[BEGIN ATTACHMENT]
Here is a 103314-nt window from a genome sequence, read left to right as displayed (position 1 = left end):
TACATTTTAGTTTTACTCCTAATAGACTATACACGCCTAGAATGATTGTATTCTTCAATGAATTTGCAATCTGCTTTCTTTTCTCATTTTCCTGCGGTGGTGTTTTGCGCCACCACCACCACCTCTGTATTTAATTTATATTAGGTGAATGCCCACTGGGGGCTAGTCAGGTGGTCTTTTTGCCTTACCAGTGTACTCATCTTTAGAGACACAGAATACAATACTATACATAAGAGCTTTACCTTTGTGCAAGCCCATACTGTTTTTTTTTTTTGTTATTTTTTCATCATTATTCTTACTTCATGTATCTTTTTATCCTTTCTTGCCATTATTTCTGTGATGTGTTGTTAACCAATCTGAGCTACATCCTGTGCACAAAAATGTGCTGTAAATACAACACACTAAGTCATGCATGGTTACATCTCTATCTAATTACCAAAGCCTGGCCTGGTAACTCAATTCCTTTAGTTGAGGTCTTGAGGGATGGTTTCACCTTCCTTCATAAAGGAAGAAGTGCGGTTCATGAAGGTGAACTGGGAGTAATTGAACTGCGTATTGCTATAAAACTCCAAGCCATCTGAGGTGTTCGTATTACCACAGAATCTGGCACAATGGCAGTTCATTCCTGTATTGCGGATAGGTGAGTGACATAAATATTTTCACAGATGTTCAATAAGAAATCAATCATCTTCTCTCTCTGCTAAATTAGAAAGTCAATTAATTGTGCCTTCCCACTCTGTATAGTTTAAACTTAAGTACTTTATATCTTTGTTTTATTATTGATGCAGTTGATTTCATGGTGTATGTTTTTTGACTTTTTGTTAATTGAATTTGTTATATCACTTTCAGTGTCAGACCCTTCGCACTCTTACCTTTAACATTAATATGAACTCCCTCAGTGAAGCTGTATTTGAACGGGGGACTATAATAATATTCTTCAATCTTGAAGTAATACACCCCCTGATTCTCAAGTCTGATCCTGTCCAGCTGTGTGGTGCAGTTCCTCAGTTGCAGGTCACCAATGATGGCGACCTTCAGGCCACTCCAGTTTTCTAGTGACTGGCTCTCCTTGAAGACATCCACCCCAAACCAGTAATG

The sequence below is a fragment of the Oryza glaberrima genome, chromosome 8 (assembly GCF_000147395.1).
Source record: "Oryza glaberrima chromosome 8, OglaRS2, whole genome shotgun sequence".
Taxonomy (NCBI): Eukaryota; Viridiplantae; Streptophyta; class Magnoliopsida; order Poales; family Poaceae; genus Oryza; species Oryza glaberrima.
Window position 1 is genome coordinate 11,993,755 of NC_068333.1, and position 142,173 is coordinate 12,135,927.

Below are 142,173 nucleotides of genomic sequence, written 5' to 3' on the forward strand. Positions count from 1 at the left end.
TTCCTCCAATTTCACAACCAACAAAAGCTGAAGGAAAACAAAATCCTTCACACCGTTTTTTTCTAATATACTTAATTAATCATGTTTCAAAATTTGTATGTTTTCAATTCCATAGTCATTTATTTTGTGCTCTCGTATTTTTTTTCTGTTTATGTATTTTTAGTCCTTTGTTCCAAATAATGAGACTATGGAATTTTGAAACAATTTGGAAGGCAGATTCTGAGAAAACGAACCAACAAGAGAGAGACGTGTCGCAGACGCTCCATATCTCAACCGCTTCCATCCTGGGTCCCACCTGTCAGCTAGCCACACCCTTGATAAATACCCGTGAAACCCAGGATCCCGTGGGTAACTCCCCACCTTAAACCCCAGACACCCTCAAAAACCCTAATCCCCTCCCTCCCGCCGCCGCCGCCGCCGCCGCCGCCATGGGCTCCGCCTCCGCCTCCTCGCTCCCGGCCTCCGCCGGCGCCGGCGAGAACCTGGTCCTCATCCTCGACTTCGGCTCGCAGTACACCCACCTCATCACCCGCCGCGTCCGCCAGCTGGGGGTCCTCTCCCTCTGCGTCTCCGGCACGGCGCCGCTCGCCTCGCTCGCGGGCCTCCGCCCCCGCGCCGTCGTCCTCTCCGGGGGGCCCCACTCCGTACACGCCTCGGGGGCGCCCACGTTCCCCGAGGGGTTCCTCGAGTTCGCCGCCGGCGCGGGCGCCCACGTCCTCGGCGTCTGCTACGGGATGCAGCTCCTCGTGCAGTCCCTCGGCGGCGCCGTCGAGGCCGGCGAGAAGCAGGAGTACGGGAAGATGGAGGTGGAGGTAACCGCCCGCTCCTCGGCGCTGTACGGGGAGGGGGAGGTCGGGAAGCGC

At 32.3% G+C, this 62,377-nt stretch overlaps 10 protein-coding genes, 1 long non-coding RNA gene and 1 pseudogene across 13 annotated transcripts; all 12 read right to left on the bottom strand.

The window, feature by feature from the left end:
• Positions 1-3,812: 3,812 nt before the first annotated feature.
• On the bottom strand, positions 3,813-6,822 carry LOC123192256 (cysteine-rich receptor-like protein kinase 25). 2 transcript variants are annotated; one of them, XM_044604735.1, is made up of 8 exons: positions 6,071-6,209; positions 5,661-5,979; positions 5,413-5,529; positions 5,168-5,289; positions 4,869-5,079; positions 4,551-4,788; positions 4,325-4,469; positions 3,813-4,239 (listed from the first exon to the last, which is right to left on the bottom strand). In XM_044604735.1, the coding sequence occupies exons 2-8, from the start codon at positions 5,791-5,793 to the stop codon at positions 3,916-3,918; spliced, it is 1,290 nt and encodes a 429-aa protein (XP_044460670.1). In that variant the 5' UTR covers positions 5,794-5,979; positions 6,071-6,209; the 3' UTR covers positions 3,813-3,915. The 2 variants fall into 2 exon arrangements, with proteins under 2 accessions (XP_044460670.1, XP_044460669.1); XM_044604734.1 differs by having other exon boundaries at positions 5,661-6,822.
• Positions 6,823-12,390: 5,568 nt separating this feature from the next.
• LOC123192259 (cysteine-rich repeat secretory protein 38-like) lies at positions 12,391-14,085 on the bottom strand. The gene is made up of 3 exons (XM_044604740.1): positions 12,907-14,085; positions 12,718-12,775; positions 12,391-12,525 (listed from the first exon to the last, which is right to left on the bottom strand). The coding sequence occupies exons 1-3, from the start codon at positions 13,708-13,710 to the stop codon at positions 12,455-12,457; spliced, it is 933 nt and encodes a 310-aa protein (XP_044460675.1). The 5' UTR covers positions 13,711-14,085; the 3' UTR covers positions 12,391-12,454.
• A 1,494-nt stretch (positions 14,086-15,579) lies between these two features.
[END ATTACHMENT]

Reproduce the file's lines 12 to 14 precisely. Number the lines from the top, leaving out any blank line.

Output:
• On the bottom strand, positions 3,813-6,822 carry LOC123192256 (cysteine-rich receptor-like protein kinase 25). 2 transcript variants are annotated; one of them, XM_044604735.1, is made up of 8 exons: positions 6,071-6,209; positions 5,661-5,979; positions 5,413-5,529; positions 5,168-5,289; positions 4,869-5,079; positions 4,551-4,788; positions 4,325-4,469; positions 3,813-4,239 (listed from the first exon to the last, which is right to left on the bottom strand). In XM_044604735.1, the coding sequence occupies exons 2-8, from the start codon at positions 5,791-5,793 to the stop codon at positions 3,916-3,918; spliced, it is 1,290 nt and encodes a 429-aa protein (XP_044460670.1). In that variant the 5' UTR covers positions 5,794-5,979; positions 6,071-6,209; the 3' UTR covers positions 3,813-3,915. The 2 variants fall into 2 exon arrangements, with proteins under 2 accessions (XP_044460670.1, XP_044460669.1); XM_044604734.1 differs by having other exon boundaries at positions 5,661-6,822.
• Positions 6,823-12,390: 5,568 nt separating this feature from the next.
• LOC123192259 (cysteine-rich repeat secretory protein 38-like) lies at positions 12,391-14,085 on the bottom strand. The gene is made up of 3 exons (XM_044604740.1): positions 12,907-14,085; positions 12,718-12,775; positions 12,391-12,525 (listed from the first exon to the last, which is right to left on the bottom strand). The coding sequence occupies exons 1-3, from the start codon at positions 13,708-13,710 to the stop codon at positions 12,455-12,457; spliced, it is 933 nt and encodes a 310-aa protein (XP_044460675.1). The 5' UTR covers positions 13,711-14,085; the 3' UTR covers positions 12,391-12,454.